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A PASTOR’S PESONAL EVANGELISM

December 26, 2008

A PASTOR’S PESONAL EVANGELISM
In order for something to be strong, the foundations must be solid. This statement also applies to personal evangelism of a pastor. What are the foundations of a strong pastoral evangelism? Prayer, solid preaching of the Word, and strategic outreach are the basis for pastoral evangelism. This truth remains clear: it is a holistic effort.
If there is an essential element the pastor needs above all else to be an effective evangelist it is prayer. “Prayer is vital because it is the heart of Christianity.”  This conclusion has led church growth advocates to state “There is simply no more important principle in church growth [by conversion] than prayer.” Without it, the life-pulse of a church will begin to weaken and eventually die. If the pastor is to care for the souls of his community, he must be a man of prayer.
What kind of praying do evangelistic pastors need to do? What is involved in effective praying, and how much is needed? The answer to these questions is quite simple, but often overlooked. Spirit-led corporate, individual, and warfare prayer are essential if a pastor wants to be an effective witness in his evangelistic endeavors.
Prayer must, first and foremost, be led by the Spirit. If the pastor is not seeking the leadership of God’s Spirit in prayer, then his evangelistic efforts will have been in vain. God’s will, not the pastor’s, is the only one He will bless with fruit. God will place specific individuals and groups on the pastor’s mind that He wants to call to Himself. Scripture is very clear about seeking the leadership of the Spirit in prayer. The Bible does not command believers to pray, but that they pray in the Spirit. “Keep praying in the Spirit,” and “Pray at all times in the Spirit” are clear Scriptural commands. Not to pray in the Spirit is sin. Why? Because without His help, the pastor will ask amiss or have unfocused prayers. Even Christian leaders lack the wisdom in themselves to discern God’s thoughts concerning prayer. “The Spirit helps our weakness; for we do not know how to pray as we should.” His thoughts and ways are so contrary to sinful man’s ambitions that James says, “If any of you lack wisdom, let Him ask of God, who gives to all men generously and without reproach, and it will be given to him.” If the Spirit is not leading the prayers, the pastor will not see a harvest of souls for the kingdom.
Corporate praying is also an important aspect of the evangelistic pastor’s role. If he is to be as effective as he can evangelistically, he must also lead his people in praying for conversions. His example is crucial in making evangelism a priority. Studies show that “few declining churches have good corporate prayer ministries.” This type of “prayer was the very source of power for the explosive [evangelistic] growth of the early church.” The early church faced many dangers and hindrances to gaining converts. The leaders, which consisted of a small group of disciples and apostles, joined in prayer and literally changed the course of history. When the church comes together under strong evangelistic leadership to seek God’s will in the conversion of men, He blesses. “The goal is to have a church where prayer permeates its fabric. As a result, men and women will be saved. Not every church is a house of prayer, but every church can have an effective prayer ministry” for the lost. The pastor will be an even more effective witness through his church if he gets them to pray for men’s salvation.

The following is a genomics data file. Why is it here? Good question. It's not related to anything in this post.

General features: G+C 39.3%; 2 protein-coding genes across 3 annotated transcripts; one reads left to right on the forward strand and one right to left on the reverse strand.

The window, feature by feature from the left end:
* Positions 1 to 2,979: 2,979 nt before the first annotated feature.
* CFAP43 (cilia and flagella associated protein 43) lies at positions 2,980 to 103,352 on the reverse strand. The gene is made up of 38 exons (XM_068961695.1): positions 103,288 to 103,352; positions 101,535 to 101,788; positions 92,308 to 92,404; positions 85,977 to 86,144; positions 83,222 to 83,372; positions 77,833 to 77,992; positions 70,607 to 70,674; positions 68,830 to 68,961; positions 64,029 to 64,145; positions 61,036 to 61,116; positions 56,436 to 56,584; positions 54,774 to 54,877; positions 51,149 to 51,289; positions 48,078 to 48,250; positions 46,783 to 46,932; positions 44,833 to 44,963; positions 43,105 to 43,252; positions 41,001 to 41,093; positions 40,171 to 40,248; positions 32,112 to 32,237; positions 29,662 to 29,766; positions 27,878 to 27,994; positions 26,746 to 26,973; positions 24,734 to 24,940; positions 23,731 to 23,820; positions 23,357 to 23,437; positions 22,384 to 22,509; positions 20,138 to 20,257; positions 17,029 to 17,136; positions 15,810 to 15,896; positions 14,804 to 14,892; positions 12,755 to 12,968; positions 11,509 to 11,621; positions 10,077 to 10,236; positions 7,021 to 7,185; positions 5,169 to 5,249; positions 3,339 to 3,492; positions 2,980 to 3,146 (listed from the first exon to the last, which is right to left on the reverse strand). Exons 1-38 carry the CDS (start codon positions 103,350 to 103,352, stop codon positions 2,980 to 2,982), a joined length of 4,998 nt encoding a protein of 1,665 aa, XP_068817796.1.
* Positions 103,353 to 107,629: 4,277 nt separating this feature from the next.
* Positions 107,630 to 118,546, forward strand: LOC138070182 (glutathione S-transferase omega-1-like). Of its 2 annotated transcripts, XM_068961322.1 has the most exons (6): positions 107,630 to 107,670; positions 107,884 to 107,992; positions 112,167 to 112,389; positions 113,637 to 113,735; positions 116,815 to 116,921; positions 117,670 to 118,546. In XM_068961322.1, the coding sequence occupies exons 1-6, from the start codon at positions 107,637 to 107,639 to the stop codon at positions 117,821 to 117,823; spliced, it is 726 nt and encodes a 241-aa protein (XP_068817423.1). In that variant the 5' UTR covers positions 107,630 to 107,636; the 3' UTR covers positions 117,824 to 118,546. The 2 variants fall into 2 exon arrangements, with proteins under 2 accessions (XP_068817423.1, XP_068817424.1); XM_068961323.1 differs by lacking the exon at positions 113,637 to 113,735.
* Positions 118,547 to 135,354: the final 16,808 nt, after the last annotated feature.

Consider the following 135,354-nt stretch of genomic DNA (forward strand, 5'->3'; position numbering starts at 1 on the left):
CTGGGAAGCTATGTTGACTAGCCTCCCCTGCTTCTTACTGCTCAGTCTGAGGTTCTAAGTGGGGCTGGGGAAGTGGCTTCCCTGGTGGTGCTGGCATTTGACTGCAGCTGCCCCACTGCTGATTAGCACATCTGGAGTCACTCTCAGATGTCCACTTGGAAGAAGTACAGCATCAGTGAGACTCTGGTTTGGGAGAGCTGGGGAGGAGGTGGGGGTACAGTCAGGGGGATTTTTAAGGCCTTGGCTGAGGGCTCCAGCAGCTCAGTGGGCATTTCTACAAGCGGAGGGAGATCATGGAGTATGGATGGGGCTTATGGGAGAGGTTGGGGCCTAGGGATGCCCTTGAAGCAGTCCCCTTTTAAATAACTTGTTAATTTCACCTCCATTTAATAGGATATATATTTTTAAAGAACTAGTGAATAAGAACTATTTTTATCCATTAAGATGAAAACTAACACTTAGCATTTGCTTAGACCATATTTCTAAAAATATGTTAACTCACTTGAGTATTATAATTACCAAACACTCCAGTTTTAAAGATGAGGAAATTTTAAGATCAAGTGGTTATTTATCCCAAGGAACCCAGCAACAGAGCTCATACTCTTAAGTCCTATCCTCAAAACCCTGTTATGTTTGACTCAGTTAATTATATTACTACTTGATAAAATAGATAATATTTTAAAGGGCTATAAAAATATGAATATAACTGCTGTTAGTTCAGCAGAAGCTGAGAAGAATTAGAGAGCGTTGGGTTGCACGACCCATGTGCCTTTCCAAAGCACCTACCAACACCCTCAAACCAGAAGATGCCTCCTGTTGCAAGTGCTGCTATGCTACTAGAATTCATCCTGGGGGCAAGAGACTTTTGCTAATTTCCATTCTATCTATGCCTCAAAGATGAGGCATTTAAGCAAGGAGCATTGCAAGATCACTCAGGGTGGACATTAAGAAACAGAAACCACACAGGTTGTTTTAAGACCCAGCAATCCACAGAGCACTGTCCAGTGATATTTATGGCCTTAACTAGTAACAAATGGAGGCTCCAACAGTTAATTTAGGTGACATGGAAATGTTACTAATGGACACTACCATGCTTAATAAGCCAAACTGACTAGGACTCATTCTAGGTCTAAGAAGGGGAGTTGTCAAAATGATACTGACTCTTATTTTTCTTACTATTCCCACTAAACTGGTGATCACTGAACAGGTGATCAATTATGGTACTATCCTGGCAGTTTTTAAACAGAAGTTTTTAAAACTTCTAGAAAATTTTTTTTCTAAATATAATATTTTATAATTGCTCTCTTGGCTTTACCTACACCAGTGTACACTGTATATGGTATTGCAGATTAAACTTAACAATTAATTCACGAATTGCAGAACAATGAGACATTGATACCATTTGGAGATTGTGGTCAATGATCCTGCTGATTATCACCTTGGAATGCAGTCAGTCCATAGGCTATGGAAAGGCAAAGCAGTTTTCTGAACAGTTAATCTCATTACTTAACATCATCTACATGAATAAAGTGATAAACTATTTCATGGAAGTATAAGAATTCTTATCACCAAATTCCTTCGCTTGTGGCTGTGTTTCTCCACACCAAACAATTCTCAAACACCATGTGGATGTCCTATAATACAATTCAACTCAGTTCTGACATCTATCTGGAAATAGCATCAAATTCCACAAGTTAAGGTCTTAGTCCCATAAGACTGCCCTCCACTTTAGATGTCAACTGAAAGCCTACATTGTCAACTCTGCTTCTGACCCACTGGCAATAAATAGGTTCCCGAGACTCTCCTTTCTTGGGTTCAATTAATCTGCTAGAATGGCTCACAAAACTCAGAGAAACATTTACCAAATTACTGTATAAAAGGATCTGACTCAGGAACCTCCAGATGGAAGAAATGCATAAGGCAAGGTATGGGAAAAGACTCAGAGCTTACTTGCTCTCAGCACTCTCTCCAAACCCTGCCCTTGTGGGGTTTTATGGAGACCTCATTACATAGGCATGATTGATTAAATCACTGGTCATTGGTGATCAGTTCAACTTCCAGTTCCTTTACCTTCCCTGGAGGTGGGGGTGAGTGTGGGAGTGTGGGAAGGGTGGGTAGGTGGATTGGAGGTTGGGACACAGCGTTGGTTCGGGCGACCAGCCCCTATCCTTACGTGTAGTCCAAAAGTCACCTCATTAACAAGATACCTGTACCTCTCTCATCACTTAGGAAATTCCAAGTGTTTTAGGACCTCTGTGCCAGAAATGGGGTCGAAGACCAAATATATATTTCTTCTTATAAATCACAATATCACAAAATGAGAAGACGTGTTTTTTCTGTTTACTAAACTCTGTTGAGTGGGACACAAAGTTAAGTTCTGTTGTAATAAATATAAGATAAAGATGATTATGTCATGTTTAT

Scripture speaks about the necessity of unity among the believers. If he cannot get them to pray together, they will fail as an evangelistic church. They may enjoy meeting together but it will be more for social reasons than the concern for the lost. Corporate prayer often shows the sensitivity of the church in regards to evangelism. Yet, corporate prayer for the lost can also be a reflection of the pastor’s priority for personal evangelism. The only way to develop corporate prayer is for a lifestyle of prayer to first develop in the pastor.
Individual prayer for the lost is very important to moving the church to an evangelistic mindset. Even if the members are not gifted prayer warriors, the pastor needs to communicate that everyone can contribute in praying for other’s salvation. Sadly, many Christians have never been taught to pray consistently for a fruitful harvest. It is not surprising that many of the prayers heard in church are often formal and repetitive. If the pastor desires to do the best he can in personal evangelism, he must teach and lead the church into being men and women of prayer for non-Christians.